How to Vegan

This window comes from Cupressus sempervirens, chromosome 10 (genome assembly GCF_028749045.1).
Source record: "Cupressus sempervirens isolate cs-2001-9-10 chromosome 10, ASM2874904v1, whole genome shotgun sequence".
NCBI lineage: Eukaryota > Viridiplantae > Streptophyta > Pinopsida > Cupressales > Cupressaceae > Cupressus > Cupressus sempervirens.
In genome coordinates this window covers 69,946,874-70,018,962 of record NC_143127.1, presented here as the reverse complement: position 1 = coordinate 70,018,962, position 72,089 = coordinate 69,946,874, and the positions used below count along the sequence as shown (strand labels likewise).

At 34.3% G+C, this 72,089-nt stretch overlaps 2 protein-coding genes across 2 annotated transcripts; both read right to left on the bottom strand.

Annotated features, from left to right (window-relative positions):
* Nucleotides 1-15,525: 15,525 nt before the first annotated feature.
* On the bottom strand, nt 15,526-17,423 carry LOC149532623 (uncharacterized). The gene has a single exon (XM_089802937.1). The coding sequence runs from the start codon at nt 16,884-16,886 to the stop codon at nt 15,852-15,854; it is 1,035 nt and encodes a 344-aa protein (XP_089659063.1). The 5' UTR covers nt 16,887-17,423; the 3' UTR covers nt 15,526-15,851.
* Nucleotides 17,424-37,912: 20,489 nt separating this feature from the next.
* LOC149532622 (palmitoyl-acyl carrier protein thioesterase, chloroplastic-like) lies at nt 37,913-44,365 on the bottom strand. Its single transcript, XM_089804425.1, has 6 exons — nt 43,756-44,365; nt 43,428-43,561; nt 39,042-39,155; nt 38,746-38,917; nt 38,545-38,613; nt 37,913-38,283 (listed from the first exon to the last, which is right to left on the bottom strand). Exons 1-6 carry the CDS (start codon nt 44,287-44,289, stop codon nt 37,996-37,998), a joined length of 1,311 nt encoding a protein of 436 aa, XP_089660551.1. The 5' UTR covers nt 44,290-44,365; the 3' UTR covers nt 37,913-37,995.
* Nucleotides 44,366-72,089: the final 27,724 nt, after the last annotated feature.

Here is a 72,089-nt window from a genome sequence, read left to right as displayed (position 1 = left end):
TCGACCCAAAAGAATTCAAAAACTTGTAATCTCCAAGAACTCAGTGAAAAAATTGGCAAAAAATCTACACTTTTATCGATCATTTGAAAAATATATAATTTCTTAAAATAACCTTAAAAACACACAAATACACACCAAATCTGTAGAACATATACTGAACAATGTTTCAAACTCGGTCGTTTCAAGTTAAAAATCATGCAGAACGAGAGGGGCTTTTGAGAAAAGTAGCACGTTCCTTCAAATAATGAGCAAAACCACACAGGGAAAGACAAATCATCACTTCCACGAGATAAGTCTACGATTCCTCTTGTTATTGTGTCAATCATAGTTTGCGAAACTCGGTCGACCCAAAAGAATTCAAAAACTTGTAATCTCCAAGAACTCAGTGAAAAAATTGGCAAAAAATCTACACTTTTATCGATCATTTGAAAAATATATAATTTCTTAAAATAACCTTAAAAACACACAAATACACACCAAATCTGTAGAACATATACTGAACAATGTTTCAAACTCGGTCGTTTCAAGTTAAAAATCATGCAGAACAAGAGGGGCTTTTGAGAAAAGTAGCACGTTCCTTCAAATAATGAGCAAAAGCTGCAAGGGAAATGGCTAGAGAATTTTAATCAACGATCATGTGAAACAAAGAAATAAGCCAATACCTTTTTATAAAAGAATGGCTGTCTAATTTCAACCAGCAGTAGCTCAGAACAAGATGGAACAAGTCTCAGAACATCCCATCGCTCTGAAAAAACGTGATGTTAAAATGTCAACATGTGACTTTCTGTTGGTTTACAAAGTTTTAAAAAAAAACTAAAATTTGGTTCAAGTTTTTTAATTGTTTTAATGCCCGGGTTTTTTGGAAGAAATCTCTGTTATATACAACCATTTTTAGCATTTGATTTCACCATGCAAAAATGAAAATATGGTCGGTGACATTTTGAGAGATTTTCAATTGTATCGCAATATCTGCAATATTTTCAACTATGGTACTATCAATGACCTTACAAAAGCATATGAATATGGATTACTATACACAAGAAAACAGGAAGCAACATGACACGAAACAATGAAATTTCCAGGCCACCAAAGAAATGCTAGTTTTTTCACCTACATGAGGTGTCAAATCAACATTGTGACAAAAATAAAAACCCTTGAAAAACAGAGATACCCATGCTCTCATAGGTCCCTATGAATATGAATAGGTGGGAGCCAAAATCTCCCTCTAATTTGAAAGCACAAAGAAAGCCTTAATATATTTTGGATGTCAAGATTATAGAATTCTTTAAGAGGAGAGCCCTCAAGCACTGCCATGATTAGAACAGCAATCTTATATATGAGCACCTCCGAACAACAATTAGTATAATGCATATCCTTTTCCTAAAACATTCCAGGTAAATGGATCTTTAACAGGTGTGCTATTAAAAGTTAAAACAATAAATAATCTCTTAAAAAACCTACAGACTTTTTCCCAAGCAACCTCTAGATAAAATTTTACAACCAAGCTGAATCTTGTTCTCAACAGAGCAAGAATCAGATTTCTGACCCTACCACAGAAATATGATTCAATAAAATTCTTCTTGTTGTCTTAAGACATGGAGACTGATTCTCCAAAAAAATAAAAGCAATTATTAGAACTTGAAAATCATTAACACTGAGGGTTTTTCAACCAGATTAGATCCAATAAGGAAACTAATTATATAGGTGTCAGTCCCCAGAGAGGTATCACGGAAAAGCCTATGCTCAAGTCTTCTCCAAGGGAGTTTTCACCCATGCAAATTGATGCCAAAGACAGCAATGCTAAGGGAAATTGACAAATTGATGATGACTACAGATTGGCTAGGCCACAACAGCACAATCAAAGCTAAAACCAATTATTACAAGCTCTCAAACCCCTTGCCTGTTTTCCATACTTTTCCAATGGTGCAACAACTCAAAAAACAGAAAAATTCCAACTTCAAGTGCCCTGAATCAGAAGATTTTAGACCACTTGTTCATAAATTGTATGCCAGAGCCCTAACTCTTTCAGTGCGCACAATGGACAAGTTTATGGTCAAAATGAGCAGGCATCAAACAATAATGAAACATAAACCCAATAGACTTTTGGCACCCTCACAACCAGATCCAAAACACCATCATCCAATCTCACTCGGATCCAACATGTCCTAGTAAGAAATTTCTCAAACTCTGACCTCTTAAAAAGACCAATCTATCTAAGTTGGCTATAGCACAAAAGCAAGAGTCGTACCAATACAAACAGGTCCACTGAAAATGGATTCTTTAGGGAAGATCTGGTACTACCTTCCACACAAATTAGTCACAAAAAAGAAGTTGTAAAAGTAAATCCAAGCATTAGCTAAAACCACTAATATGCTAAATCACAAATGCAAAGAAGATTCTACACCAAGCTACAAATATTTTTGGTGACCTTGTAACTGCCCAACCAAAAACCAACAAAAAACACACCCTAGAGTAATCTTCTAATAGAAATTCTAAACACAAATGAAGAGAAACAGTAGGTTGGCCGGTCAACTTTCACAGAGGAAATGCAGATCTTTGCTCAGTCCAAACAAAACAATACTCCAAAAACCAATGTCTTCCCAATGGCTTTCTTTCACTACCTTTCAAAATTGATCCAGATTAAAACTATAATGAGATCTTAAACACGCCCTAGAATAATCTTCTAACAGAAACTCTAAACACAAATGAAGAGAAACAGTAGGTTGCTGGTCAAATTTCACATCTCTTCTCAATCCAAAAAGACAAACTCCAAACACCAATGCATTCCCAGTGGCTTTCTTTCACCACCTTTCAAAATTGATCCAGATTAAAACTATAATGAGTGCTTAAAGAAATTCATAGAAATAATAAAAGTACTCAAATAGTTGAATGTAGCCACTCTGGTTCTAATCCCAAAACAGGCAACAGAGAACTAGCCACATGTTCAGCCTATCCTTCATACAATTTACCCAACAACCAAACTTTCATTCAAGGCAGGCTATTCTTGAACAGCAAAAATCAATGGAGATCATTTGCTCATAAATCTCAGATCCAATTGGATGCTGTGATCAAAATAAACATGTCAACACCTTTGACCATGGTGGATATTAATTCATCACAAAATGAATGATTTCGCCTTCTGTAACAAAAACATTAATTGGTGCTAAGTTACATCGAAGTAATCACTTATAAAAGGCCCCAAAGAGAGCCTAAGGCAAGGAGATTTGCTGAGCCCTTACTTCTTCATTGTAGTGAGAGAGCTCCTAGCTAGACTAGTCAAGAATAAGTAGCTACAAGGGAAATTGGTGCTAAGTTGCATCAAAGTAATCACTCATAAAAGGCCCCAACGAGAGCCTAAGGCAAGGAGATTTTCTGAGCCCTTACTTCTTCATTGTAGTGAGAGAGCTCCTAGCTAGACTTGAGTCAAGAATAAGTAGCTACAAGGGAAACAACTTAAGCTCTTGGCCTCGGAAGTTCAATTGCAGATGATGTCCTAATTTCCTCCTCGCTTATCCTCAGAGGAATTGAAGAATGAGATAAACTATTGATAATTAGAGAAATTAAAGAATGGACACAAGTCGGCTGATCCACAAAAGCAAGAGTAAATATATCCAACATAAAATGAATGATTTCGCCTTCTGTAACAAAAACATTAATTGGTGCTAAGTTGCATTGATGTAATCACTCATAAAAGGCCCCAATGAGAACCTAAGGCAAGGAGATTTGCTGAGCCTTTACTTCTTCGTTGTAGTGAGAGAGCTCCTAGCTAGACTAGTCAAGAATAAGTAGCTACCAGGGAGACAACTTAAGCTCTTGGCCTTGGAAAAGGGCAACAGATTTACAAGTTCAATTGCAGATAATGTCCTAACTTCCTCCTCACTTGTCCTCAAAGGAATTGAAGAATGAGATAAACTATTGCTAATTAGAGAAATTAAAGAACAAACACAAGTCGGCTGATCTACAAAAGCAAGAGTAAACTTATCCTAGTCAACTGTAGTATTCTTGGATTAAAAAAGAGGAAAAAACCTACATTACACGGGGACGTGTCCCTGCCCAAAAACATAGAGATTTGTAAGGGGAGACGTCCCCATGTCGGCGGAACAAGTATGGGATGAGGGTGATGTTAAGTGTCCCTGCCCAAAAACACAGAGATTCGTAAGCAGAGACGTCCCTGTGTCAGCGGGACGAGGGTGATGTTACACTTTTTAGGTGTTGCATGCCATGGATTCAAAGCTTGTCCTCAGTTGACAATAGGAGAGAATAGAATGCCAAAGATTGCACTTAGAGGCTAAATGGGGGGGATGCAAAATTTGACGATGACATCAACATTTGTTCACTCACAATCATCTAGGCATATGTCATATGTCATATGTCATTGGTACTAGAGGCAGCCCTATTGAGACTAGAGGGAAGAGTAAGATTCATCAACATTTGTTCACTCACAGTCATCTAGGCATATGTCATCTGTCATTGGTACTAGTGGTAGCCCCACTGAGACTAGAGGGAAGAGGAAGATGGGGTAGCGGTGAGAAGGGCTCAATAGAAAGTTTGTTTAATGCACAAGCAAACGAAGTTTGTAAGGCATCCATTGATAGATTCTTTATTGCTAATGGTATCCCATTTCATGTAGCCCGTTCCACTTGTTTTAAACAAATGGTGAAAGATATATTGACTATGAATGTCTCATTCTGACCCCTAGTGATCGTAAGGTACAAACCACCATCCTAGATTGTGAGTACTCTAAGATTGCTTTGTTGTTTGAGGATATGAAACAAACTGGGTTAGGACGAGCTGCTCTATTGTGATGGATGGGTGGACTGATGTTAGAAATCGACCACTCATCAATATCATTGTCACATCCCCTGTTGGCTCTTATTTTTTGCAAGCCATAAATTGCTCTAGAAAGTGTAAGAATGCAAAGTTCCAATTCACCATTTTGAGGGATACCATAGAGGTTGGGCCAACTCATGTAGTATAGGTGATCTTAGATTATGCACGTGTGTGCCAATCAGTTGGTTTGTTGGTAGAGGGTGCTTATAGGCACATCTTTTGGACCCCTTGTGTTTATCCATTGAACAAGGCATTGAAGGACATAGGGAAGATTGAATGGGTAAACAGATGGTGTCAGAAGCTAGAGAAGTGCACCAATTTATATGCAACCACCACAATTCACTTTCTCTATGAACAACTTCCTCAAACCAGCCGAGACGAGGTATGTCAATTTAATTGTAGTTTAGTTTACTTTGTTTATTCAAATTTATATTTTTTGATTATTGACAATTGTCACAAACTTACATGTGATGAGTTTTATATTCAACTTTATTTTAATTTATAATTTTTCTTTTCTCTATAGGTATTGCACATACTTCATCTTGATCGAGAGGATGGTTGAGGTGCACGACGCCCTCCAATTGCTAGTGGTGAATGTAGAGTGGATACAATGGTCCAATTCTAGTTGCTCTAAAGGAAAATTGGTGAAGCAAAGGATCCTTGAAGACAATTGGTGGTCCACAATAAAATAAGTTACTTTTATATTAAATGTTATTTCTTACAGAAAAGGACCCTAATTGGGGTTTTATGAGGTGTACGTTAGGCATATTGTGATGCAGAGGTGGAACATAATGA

If you’re looking to eliminate all animal products in your diet, you have obviously done your research and are aware of the benefits as well as the challenges of going full veg. Fiber will likely not be a problem as long as half your plate is filled with veggies and at least half of your grains (bread, cereal, rice and pasta) are whole grain.  Fiber makes you feel full faster and keeps you satisfied longer, curbing your urge to nibble. Protein is important!  It doesn’t have to come from animal products such as meat, eggs or cheese but, if you’re planning to go the herbivore route, you’re going to need a cookbook dedicated to legumes!  Beans, peas, lentils, nuts, seeds, peanut butter and tofu are your new best friends.  Here are a few: Calcium is important for strong bones and teeth, to help contract muscles and transmit nerve impulses so, be sure to include fortified alternative milks.  Purchase calcium and Vit D fortified orange juice, fortified soy, almond or rice milk to name a few.  Eating canned salmon with small bones smashed or anchovies in pastas, casseroles, salads or sandwiches adds calcium to your diet. Mix dark leafy greens, including bok choy and kale into soups or in breakfast smoothies.  Try this recipe from iowagirleats! Green Smoothie Mix figs and almonds into oatmeal or cereals and read nutrition facts labels.  Try not to eat anything with <3 grams fiber per serving.  Try this crockpot granola recipe from well plated.com Q:  I do crossfit and know that protein is important.  I’ve been thinking about trying a vegan diet but I’m afraid I won’t get enough protein for my workouts. A:  Animal products contain something called HBV, or high biological protein, which is absorbed easily in the body.  Plant proteins are not as readily absorbed, but it doesn’t mean you can’t get the protein you need from a vegan diet.  Be sure to include legumes at most meals, eat whole grain, nutrient-dense carbs at most meals and eat a large variety of grains and vegetables. Tofu, peanut butter, nuts and seeds are also good sources of protein.  Read Let’s Crunch Numbers to find out just how much protein you really need. Q: I read to avoid dried fruit because of all the added sugars. A: Typically, dried fruits do not contain added sugar.  Fructose is a naturally occurring sugar in nature’s fruits.  When fruit is dehydrated, the sugar content becomes more concentrated.  Dried fruits are an excellent source of potassium, fiber as well as vitamins and minerals including iron and vitamin C. Q: If I go vegan, do I have to eat tofu? A: No, you do not have to eat tofu.  You can include plenty of healthy plant proteins in your diet by eating beans, peas, lentils, whole grains and a variety of vegetables.  Q: I hate spinach!  What other green leafy vegetables can I eat? A: There are lots of green leafy veggies you can eat!  Try broccoli, kale, collard, mustard and turnip greens, chard, cabbage, watercress, green leaf lettuce, endive and arugula! If you feel overwhelmed by all the nutrition advice, calorie recommendations and diet trends, read these: Fact. Not Fad.Let’s Crunch Numbers!Help Me To Help You!
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